The mind is a tool with a determined purpose. Its function is to analyze, theorize, invent and project. There are times though, that the mind’s momentum or persistence gets to an unproductive level. It happens to everyone, this urge to shut that mental voice up. Direct influence rarely works with slowing the mind down. You can’t focus on quieting your mind with more thoughts. If you try and command your mind to do something, the brain will respond with an opposing thought.
Here are some ways to get your mind to relax and return to a productive state. Remember that thinking, analyzing and creating is the function of the brain. Forgive yourself for getting frustrated. Thank your brain for its amazing (though at times not helpful) persistence and performance. You wouldn’t get mad at your heart for beating or your cells for dividing, so don’t get upset because your mind is carrying out its duty. The more energy and emotion you use in a direct and opposing fashion, the stronger the formations you are dealing with will get. It takes a more subtle approach then telling your voice to simply shut up.
Connect With Nature
Nature is a great focal point for healthy and productive formations. Nature uses every available resource and is dynamic in the face of adversity. It does the most amazing of actions with out complicated thought or speech. You don’t have to venture into the great unknown every time you want to connect with nature. A walk through a city street can suffice as well. I find this more useful actually.
While walking I try and notice all the trees, weeds, birds or squirrels and never neglect the sky. The parts of nature I can notice represent my true self. The man made structures represent my mind and its attempt to impose on me. See how the tree’s roots are deep and strong? See how it breaks the cement with its persistence? I use this metaphorical line of thought to bring perspective to my situation.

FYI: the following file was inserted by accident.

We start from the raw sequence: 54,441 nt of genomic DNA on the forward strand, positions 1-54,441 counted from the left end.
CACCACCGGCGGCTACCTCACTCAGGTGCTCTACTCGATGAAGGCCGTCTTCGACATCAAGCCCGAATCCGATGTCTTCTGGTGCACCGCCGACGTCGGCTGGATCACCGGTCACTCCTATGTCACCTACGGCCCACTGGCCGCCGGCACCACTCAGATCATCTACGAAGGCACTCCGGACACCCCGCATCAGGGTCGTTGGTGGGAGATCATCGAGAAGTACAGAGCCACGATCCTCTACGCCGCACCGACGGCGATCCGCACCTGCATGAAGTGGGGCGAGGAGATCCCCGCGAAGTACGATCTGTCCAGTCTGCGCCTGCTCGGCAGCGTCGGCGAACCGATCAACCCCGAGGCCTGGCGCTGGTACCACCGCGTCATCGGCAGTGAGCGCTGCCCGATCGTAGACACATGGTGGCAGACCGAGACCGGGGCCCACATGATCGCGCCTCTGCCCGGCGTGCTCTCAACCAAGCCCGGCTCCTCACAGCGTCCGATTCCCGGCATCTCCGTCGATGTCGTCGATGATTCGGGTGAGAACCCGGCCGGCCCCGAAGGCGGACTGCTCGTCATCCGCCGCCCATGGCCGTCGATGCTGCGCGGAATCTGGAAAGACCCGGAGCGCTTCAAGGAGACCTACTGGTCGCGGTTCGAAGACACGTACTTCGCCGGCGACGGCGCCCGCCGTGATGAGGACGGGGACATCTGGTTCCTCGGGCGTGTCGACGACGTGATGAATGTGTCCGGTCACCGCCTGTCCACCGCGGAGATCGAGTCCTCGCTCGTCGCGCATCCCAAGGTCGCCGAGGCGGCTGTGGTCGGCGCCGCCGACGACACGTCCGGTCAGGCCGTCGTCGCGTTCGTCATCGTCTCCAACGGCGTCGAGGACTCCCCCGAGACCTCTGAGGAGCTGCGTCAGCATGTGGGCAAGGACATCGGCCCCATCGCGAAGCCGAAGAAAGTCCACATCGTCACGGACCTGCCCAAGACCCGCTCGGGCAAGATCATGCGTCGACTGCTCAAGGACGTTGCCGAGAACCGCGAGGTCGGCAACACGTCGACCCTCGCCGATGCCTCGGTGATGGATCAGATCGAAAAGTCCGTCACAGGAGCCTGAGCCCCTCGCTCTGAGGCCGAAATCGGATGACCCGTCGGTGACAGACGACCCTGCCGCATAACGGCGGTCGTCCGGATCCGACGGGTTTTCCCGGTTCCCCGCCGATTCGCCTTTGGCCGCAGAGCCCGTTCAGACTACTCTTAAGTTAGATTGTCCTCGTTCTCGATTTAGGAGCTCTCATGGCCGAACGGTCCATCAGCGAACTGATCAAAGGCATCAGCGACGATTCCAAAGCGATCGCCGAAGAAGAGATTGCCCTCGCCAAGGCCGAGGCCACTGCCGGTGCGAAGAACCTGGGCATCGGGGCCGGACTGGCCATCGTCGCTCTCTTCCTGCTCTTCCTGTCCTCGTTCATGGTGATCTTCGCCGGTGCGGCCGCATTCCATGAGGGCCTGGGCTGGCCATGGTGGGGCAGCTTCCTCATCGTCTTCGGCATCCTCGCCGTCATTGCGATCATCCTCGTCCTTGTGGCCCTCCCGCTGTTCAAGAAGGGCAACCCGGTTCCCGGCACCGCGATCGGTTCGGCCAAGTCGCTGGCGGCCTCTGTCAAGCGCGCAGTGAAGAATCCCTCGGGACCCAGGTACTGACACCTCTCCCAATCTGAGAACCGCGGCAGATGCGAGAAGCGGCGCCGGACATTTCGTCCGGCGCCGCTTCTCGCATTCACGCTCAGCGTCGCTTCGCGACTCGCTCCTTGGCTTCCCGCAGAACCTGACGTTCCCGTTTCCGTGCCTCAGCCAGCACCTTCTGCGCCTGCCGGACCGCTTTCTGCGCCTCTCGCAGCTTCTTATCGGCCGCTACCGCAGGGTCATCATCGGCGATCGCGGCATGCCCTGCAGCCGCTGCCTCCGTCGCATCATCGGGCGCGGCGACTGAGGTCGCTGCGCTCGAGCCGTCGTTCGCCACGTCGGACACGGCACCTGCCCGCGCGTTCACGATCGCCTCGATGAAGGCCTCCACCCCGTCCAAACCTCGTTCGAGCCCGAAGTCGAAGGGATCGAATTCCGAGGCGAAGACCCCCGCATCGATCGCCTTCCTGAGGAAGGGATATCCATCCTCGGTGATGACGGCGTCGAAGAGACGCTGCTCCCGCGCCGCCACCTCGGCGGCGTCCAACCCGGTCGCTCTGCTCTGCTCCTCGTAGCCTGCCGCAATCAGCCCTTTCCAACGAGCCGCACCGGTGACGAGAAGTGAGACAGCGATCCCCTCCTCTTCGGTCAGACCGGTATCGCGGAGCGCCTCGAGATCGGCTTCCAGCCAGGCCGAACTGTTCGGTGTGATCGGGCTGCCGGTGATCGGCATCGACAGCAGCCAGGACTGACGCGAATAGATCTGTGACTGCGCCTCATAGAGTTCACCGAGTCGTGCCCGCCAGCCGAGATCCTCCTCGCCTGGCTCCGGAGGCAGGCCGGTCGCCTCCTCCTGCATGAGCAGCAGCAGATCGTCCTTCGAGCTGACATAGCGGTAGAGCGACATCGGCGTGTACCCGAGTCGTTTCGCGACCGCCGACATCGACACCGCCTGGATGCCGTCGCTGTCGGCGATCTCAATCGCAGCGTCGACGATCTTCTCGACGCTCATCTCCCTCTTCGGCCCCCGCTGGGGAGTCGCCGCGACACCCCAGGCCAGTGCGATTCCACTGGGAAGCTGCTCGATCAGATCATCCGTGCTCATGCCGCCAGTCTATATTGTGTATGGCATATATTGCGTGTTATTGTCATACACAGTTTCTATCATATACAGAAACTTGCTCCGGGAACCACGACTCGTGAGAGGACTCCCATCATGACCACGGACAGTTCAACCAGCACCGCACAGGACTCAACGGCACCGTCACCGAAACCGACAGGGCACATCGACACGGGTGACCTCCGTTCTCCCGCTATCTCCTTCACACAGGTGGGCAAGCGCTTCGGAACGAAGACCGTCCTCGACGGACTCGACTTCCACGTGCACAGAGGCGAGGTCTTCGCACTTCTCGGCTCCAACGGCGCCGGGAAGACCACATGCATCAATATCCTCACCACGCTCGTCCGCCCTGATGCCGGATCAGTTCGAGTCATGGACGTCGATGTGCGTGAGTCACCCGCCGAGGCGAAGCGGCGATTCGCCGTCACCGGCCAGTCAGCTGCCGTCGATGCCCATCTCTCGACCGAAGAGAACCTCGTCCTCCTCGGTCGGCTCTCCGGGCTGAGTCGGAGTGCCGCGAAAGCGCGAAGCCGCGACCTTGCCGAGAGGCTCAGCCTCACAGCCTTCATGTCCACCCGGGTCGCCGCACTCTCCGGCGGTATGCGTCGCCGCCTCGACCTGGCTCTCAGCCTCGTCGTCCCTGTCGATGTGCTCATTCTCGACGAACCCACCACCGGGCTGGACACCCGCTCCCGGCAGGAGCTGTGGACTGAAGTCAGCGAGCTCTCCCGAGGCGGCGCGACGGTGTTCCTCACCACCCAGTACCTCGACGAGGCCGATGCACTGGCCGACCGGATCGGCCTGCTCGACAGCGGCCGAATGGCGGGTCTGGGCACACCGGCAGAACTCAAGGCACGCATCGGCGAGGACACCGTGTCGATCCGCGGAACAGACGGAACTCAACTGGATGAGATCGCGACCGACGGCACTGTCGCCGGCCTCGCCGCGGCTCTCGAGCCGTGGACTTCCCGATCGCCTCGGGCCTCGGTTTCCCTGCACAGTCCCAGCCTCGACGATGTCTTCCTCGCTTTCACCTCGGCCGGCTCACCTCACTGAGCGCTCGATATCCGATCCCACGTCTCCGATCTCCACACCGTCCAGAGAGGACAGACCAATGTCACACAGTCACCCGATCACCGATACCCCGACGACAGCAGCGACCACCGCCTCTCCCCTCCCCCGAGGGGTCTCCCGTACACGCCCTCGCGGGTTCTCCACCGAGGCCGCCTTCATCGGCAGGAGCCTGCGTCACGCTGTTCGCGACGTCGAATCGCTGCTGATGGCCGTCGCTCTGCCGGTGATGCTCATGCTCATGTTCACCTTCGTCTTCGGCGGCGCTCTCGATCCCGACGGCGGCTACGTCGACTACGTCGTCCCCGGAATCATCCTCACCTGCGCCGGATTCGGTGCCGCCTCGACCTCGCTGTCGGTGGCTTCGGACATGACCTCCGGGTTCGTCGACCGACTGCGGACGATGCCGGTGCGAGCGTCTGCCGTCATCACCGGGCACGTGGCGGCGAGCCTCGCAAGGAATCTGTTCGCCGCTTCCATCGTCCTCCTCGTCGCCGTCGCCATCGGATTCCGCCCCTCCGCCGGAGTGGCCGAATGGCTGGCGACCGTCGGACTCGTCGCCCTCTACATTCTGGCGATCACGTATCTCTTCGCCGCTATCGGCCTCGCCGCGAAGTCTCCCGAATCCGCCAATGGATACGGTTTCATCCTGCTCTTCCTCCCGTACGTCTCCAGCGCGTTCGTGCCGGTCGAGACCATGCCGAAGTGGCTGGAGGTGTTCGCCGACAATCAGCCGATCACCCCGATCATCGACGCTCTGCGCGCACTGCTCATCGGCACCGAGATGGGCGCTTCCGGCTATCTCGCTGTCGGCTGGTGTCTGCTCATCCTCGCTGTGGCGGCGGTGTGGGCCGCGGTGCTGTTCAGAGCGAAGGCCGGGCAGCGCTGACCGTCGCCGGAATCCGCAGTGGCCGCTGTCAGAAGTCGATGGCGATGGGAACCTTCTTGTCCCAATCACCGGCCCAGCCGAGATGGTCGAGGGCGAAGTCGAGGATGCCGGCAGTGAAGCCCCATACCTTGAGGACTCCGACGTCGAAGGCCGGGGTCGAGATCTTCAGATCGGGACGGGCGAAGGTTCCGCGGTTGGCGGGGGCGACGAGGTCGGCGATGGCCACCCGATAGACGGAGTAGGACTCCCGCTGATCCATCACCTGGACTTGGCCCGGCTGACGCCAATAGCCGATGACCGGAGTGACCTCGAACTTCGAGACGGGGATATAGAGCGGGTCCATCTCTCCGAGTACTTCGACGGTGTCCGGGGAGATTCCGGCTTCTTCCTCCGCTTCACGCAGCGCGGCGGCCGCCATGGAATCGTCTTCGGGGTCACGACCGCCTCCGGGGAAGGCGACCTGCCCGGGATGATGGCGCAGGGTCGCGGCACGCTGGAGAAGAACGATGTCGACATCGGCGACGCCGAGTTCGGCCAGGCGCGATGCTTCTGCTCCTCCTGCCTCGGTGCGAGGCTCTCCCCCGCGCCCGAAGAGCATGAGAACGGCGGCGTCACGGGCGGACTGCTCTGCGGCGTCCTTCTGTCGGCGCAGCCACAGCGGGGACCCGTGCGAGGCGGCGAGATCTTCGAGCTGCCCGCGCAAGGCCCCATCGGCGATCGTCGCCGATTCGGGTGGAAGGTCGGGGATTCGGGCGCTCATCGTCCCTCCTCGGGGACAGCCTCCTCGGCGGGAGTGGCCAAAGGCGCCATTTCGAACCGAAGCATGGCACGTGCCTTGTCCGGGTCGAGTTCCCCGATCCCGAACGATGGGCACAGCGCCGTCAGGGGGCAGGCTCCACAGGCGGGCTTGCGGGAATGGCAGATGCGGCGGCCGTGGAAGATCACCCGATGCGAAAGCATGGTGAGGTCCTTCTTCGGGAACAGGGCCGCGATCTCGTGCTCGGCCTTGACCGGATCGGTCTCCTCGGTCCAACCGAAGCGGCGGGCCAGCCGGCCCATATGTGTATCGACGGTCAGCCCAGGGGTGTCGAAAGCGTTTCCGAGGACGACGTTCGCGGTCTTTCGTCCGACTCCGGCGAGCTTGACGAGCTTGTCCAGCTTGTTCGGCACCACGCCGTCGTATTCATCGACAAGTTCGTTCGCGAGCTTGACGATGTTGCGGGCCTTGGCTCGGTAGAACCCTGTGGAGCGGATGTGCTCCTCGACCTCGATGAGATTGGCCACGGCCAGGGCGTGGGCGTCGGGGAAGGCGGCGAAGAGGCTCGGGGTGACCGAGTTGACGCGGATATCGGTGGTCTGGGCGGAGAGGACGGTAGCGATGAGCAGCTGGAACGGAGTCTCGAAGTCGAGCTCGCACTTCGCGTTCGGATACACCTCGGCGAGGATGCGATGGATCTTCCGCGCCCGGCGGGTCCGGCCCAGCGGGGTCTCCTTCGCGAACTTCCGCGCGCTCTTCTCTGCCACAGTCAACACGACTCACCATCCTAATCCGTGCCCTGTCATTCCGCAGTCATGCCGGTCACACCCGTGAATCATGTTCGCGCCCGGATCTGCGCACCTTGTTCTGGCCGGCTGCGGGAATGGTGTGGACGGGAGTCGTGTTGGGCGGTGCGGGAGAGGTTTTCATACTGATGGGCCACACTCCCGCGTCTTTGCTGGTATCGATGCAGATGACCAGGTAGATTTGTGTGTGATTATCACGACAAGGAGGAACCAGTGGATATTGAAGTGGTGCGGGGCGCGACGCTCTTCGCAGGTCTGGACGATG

Repeat Mantras Or Peaceful Phrases
A mantra is a sound or phrase that is repeated to build focus and reinforce intention. This practice is used by every religion, normally under different names. The idea is the same in every example though. You can choose a phrase that is practiced or make your own. If you make your own try and keep it simple.
As you notice your mind running astray or overworking, stop what you are doing and breathe. Breathe with purpose, deliberately making your breaths deep and long. Examine the formation and your relation to it from a mental ‘arm’s length’. Look at how it makes you feel, and address it head on. If it’s an upcoming goal or an existing problem then remind yourself of what you are already or planning to do to handle it. Once you have done all you can do to solve it remind yourself that everything that can be done is being done. Smile inward and acknowledge the situation. Release your mental grip on it and release it. Repeat the solution as you breathe. If there was no readily available solution repeat your intention of productivity and love.
Meditation is a powerful tool to regain control over any formation. If your mind is being very persistent in its activity then a seated, passive meditation may be necessary. If this isn’t an option then active meditation can be just as effective.
Bring intention and consciousness to your breath. Bring your attention and sensory focus to the air moving through your nostrils or the movement of your diaphragm. This is the beginning of both passive and active meditations. Here you are waiting for the mind to wander. As it wanders, smile and acknowledge the formation your mind slipped to. Smile and send love to the formation. Then release it.
As your mind tries to wander, it will show you what your fears and desires are. Remind yourself that you are more than the sum of your thoughts and emotions and return to your breath. Follow this pattern until the momentum of your mind slows.
If my mind is racing or upset then I make time to ‘work it out’. The mental focus exercise takes, refreshes my mind. It cancels out the unnecessary formations with positivity and hard work. Instead of passively battling in my skull space, I re task the energy that would have been spent by my mind and me to productive means. When my mind is a mess, I focus on my body. If I’m not feeling hot physically, I focus on my mind or spirit. This displacement of focus is still productively aimed, so I am helping raise my overall being. The endorphin’s created also help enormously.